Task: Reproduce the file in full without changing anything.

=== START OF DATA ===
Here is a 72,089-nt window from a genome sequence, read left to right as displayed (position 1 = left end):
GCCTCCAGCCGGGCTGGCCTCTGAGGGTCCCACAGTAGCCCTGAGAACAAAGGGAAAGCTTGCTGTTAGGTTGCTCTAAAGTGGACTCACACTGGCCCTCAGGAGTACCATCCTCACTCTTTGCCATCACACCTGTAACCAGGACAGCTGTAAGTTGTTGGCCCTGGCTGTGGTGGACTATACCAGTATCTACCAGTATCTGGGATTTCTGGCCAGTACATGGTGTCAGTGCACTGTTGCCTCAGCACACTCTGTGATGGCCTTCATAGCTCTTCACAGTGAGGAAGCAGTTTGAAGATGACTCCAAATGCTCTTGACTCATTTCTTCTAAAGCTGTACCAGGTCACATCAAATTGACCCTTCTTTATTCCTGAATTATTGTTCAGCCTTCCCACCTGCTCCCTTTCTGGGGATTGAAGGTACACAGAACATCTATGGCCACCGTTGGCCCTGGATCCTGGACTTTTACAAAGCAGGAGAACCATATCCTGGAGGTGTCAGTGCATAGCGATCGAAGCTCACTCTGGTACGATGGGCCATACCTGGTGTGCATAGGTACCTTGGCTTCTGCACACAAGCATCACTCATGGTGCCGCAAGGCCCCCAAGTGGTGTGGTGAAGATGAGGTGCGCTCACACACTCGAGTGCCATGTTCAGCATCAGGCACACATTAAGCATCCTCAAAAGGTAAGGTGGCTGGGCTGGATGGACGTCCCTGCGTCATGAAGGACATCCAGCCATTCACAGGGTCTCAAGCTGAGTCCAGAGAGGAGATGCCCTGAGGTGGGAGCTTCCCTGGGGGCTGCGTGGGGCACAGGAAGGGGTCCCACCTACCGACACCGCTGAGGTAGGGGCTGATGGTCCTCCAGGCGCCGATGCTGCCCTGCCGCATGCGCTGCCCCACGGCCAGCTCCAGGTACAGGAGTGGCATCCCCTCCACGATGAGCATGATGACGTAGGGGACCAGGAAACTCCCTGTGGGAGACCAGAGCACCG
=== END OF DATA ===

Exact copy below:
Here is a 72,089-nt window from a genome sequence, read left to right as displayed (position 1 = left end):
GCCTCCAGCCGGGCTGGCCTCTGAGGGTCCCACAGTAGCCCTGAGAACAAAGGGAAAGCTTGCTGTTAGGTTGCTCTAAAGTGGACTCACACTGGCCCTCAGGAGTACCATCCTCACTCTTTGCCATCACACCTGTAACCAGGACAGCTGTAAGTTGTTGGCCCTGGCTGTGGTGGACTATACCAGTATCTACCAGTATCTGGGATTTCTGGCCAGTACATGGTGTCAGTGCACTGTTGCCTCAGCACACTCTGTGATGGCCTTCATAGCTCTTCACAGTGAGGAAGCAGTTTGAAGATGACTCCAAATGCTCTTGACTCATTTCTTCTAAAGCTGTACCAGGTCACATCAAATTGACCCTTCTTTATTCCTGAATTATTGTTCAGCCTTCCCACCTGCTCCCTTTCTGGGGATTGAAGGTACACAGAACATCTATGGCCACCGTTGGCCCTGGATCCTGGACTTTTACAAAGCAGGAGAACCATATCCTGGAGGTGTCAGTGCATAGCGATCGAAGCTCACTCTGGTACGATGGGCCATACCTGGTGTGCATAGGTACCTTGGCTTCTGCACACAAGCATCACTCATGGTGCCGCAAGGCCCCCAAGTGGTGTGGTGAAGATGAGGTGCGCTCACACACTCGAGTGCCATGTTCAGCATCAGGCACACATTAAGCATCCTCAAAAGGTAAGGTGGCTGGGCTGGATGGACGTCCCTGCGTCATGAAGGACATCCAGCCATTCACAGGGTCTCAAGCTGAGTCCAGAGAGGAGATGCCCTGAGGTGGGAGCTTCCCTGGGGGCTGCGTGGGGCACAGGAAGGGGTCCCACCTACCGACACCGCTGAGGTAGGGGCTGATGGTCCTCCAGGCGCCGATGCTGCCCTGCCGCATGCGCTGCCCCACGGCCAGCTCCAGGTACAGGAGTGGCATCCCCTCCACGATGAGCATGATGACGTAGGGGACCAGGAAACTCCCTGTGGGAGACCAGAGCACCG